Many of you will be aware that Victorian elements are present in almost every church in Britain, but did you realise that this applies to the twentieth century too? Did you know that as many new churches were built in the 1960s as in the 1860s at the height of the Gothic revival? In this lecture Clare Price will be looking at the huge range and diversity of churches and fittings that were designed during the twentieth century. Innovative new materials, dramatic shapes and colours and liturgical re-organisation will be contrasted with more subtle compositions, traditional ideas re-worked and sympathetic interventions into older buildings. Many of the churches featured are in the Twentieth Century Society’s book 100 Churches 100 Years which Clare co-edited and which caused one reviewer to suggest (sounding perhaps a little astonished) ‘actually, modern churches can be beautiful’! Join us to be surprised too.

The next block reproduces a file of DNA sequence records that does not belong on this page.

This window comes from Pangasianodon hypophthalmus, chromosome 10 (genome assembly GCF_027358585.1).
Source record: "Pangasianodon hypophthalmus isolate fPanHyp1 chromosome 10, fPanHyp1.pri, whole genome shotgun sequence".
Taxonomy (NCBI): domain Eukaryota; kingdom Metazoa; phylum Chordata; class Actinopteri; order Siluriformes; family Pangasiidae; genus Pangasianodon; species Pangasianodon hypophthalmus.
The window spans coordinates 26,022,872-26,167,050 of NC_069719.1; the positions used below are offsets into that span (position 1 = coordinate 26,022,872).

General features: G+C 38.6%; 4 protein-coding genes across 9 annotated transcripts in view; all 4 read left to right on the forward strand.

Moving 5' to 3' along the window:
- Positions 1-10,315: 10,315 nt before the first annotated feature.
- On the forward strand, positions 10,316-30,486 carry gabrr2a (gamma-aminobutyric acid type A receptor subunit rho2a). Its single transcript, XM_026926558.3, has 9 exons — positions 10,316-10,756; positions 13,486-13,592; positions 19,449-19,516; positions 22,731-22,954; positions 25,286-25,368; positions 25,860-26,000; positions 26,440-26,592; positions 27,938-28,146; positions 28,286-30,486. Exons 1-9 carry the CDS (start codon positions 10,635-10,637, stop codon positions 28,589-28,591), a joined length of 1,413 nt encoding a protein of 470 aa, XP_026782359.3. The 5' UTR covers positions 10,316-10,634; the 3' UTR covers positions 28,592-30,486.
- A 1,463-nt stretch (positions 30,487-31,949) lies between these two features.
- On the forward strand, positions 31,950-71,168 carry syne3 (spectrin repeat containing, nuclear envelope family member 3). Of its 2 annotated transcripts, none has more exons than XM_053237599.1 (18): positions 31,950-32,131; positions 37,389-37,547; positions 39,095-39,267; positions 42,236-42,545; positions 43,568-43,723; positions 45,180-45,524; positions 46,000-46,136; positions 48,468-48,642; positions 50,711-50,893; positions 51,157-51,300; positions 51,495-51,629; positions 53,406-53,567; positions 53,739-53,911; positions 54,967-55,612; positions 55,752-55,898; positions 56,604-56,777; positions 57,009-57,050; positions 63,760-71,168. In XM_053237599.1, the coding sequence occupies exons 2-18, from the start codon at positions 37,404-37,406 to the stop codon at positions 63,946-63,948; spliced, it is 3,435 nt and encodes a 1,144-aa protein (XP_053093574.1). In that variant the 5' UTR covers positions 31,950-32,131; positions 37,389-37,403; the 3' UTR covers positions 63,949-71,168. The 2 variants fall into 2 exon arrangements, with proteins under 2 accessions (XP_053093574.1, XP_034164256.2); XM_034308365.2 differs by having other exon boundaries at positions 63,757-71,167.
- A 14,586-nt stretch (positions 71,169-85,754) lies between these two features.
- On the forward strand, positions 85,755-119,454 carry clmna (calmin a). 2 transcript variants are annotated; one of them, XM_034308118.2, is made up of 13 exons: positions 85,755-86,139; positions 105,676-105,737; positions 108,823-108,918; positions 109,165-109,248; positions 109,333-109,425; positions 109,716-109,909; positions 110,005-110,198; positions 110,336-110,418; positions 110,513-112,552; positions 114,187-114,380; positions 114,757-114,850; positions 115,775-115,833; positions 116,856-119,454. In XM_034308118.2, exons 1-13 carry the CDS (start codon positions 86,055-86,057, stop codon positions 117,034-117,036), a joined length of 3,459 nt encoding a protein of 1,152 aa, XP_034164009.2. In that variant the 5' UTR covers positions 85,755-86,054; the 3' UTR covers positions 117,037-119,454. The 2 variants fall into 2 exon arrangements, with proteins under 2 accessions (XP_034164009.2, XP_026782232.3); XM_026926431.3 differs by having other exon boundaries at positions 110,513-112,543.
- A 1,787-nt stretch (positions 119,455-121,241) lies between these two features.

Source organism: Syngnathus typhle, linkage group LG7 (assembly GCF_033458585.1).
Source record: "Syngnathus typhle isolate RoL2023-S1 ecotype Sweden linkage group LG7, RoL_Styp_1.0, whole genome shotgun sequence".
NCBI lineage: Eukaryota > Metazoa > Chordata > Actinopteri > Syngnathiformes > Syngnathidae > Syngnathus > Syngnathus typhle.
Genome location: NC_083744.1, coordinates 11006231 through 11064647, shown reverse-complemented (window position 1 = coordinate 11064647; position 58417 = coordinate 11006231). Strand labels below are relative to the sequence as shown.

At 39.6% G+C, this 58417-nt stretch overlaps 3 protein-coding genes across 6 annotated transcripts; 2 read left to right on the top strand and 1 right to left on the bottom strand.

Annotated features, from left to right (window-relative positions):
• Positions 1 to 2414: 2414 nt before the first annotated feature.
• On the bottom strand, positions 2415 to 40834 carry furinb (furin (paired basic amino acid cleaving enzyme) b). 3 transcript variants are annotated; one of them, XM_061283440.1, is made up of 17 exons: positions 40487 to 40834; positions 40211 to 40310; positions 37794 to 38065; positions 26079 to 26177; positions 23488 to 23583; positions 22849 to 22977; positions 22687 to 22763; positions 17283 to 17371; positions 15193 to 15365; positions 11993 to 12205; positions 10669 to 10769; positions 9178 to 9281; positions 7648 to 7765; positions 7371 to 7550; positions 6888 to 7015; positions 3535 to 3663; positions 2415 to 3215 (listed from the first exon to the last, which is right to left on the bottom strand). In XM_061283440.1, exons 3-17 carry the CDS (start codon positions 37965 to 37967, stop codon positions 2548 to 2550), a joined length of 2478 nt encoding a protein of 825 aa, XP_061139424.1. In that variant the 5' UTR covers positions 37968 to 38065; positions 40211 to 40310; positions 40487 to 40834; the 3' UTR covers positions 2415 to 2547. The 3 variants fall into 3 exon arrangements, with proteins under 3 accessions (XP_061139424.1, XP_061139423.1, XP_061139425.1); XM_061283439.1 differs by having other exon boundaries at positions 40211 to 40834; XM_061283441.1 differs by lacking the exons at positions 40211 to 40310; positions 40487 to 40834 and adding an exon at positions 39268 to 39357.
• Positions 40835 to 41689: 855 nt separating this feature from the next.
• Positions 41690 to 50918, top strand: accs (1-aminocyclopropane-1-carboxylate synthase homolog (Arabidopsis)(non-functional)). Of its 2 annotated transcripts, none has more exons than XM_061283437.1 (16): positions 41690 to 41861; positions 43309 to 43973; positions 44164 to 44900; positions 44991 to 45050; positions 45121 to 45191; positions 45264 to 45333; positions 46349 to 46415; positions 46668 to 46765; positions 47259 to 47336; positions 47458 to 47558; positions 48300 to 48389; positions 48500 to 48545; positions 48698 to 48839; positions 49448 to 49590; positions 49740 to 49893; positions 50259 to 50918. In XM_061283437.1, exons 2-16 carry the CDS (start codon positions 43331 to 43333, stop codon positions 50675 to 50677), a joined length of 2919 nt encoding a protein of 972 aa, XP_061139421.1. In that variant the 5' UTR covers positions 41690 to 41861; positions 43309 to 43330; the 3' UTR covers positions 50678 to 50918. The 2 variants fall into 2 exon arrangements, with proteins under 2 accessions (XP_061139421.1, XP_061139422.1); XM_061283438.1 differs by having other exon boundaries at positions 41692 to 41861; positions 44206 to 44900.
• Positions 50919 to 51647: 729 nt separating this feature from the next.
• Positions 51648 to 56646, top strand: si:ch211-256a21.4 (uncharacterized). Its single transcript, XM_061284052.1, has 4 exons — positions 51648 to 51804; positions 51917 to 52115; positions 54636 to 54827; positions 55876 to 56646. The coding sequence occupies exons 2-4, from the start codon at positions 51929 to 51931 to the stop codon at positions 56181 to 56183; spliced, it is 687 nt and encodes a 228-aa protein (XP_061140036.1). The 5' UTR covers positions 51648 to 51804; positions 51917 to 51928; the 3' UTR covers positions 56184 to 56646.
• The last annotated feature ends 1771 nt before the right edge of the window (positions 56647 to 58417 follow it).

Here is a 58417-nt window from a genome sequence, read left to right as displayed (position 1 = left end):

You can purchase the book through our online store.
Clare Price is the Head of Casework at the Twentieth Century Society and has worked for the Society since 2012. She is responsible for all the Society’s church casework across the UK and secular buildings in the north and west London boroughs, as well as selected Home Counties; North East England; East Anglia and Scotland.
Clare is also currently researching for a DPhil at the University of Oxford, with a particular focus on inter-war church architecture.
Holding an MSc in Conservation of the Historic Environment and a qualified Chartered Surveyor, Clare has worked in commercial property and building conservation for over 20 years. Prior to joining the Twentieth Century Society she worked for an international firm of chartered surveyors and subsequently as a freelance consultant.